That’s the thing about fear for me is that it’s totally idiosyncratic, so I had to create a clear and distinct point of view on what Gabe found horrific; and then, conversely, what Abraham found horrific about Gabe based on what he’s able to see and detect. It was challenging, but it was really a great opportunity. I never saw it as a bad or a hard thing. I was almost like I got to act in two movies. I got to live and see the world through the Wilsons’ point of view, and I got to see it through the Red family’s point of view.
The film has some really accomplished and well-staged set-pieces. What was your favourite scene to shoot?
It definitely had to be the home invasion scene – from the Wilsons’ side. That day was so much fun. It’s just like, “What’s going on? How is this happening?” It was really easy to drop into it, being Gabe, going outside with the baseball bat… In the film that scene is intense, but when you’re shooting it, it becomes really technical – like how do you work in the comedy?
I had to rely on my improvisational nature, like the voice shifting when he’s first confronted with the Red family on his driveway. I had the idea that maybe he was code-switching – he starts off as the pleasant, respectable neighbour. And then [puffs out his chest], “Oh, that’s not working…Let me threaten them with a little bit of my black side.” [Laughs] And that doesn’t work. And now let me drop the voice and let them know that I’m serious… And that doesn’t work. All those shifts makes that funny, but it was also really technical work.
Talking about the comedy of the situation, the film does balance the scarier stuff with a lot of humour. That seems like it must be quite a difficult tightrope to walk in terms of the overall tone…
It was always there in the script, and that was one of the reasons I was so excited about the character – I thought he was hilarious. Gabe functions in so many great ways, but he really plays the function of the clown archetype. He has a lot of agency and can speak truth to power and really be the voice of the audience in that scenario. He can also be the lever of stress for the audience, to really relieve the tension that’s building. He has a really big heart as well.
I love characters that aren’t afraid to take up space in story and performance, and Gabe was one of those. He was he wasn’t afraid to just live in his own space. That was a really big part of how I enjoyed that character, and leaning into that clown archetype helped in the creation of Gabe and helped me to understand how comedy functioned in our movie. It was necessary, because there’s so much stress building up.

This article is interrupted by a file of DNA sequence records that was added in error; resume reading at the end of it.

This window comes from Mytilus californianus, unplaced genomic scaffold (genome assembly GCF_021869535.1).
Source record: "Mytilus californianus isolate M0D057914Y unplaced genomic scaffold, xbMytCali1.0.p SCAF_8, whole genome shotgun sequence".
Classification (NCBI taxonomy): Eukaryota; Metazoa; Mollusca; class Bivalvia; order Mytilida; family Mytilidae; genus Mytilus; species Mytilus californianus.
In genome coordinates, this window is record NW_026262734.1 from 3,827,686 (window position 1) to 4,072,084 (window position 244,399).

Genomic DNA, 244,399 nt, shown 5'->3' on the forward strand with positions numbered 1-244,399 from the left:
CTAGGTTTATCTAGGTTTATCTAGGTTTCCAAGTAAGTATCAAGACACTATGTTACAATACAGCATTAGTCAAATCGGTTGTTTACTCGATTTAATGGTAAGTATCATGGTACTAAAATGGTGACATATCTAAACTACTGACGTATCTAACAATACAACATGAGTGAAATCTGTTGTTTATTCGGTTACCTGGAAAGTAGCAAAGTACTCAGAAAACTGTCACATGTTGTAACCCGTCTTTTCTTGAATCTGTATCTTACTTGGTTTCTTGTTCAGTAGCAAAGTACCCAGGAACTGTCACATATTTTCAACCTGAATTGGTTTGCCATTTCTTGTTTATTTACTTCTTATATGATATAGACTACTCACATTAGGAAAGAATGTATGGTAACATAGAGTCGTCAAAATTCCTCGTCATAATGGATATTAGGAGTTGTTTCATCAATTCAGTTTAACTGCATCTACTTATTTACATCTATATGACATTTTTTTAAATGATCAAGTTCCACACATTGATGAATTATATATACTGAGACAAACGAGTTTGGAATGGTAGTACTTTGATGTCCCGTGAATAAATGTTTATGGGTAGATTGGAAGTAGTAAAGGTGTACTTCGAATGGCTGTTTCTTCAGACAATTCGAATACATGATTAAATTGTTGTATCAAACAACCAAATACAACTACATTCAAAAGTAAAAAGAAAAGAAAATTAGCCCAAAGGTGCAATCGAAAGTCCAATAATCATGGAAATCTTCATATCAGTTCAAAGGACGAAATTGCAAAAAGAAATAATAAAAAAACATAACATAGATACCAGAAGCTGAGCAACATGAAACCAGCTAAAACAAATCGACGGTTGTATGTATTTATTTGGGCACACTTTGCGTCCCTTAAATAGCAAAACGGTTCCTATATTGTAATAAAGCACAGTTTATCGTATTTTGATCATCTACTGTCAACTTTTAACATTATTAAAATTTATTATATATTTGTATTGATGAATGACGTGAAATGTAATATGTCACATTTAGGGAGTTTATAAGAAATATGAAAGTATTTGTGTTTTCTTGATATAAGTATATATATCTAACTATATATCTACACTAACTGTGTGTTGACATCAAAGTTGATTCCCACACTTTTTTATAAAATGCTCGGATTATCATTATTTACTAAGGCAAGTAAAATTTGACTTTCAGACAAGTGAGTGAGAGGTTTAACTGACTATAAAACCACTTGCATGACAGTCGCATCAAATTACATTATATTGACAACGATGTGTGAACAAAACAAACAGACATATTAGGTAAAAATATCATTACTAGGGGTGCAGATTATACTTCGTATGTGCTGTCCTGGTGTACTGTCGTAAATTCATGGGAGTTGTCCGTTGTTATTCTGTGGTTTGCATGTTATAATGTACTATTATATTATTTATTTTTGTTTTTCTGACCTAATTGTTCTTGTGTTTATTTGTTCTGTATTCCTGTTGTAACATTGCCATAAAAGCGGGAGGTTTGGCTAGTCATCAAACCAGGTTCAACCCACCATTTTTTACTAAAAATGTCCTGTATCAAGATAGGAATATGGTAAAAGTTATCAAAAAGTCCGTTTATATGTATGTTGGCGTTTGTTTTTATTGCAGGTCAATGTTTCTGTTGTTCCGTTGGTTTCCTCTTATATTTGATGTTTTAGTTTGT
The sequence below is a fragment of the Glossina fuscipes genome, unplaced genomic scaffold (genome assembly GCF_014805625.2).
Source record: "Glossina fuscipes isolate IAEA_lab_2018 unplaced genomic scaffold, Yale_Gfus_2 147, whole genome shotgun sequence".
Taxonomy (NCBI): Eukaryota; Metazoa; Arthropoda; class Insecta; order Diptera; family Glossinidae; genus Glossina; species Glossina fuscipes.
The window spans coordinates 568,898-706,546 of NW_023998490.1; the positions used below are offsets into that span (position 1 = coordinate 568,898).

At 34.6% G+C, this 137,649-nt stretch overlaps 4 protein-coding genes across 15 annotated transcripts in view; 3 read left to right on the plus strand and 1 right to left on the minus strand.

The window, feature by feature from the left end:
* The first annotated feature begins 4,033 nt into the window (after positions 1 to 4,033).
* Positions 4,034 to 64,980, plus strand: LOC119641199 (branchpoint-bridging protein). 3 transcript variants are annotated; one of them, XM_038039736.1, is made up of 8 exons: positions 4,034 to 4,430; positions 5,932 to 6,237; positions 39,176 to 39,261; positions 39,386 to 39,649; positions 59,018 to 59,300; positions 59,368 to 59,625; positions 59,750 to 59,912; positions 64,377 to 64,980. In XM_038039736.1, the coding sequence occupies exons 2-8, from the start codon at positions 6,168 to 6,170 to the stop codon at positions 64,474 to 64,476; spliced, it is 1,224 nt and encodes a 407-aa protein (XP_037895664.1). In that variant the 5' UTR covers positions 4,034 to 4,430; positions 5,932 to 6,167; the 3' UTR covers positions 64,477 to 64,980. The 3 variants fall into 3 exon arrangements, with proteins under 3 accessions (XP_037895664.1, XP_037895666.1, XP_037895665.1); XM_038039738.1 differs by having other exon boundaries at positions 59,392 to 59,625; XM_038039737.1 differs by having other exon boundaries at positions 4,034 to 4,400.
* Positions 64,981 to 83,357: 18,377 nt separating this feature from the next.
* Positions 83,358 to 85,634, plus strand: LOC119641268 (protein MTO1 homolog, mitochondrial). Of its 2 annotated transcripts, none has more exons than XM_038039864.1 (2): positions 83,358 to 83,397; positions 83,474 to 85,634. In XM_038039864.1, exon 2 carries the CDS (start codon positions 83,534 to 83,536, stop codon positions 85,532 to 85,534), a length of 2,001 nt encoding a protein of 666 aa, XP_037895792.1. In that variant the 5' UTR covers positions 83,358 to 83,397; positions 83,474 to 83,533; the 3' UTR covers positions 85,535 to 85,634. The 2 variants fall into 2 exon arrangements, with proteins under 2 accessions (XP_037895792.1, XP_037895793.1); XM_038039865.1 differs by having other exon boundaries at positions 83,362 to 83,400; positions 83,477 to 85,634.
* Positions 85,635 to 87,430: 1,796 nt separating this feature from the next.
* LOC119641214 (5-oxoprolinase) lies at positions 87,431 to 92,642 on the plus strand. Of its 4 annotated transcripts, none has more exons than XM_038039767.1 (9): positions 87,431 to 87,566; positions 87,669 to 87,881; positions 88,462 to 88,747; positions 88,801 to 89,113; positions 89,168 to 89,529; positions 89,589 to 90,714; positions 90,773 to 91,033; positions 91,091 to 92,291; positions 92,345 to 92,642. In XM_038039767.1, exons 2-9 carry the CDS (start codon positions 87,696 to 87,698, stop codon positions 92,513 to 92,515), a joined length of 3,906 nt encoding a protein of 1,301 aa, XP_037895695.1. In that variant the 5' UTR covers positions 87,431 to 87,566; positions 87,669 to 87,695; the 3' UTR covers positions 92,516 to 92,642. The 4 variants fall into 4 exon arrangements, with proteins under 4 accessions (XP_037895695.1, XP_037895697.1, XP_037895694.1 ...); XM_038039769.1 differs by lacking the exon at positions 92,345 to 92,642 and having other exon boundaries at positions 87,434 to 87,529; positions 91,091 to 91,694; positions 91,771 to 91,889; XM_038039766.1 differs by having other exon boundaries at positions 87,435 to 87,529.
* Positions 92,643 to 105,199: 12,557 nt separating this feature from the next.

It’s quite similar to Get Out in that it’s full of subtext and wears its politics on its sleeve, although the issues it raises are different. How do you think it compares and what do you think people will make of it?
I think the power of this film, where it differs from Get Out, is that it doesn’t let anyone off the hook. With Get Out, you could easily say, “If I come from an oppressed background I’m on this side of the equation”, versus the dominant culture and the side of the gentrified. What I love about Get Out was that it really discussed the politics and the violence that is associated with gentrification. We saw that enacted through – and on – human bodies, so we then got to redefine what violence looks like because we’re like, “Man, they’re gentrifying people and that’s horrific.”
With our movie, no one gets let off the hook. No one gets to say, “Hey, I’m on this side of privilege and comfort,” because as long as you’re even able to go and watch the movie, as long as you’re able to consume Us, you most likely fall under the umbrella of the privileged in our story.
It begs you to question where you sit in cultures of privilege. Who do you render invisible? Who do you render speechless? And if you are attaching yourself to privilege, whether it’s the construct of the American Dream or whatever, you then also become responsible for the sins of what it takes to create it. And are you prepared for those sins to have your face? Are you prepared for those sins to literally show up at your door? What if that happens? Would you survive the encounter of dealing with your legacy? I think the film really begs a lot of questions.
Us is out in UK cinemas from 22 March 2019.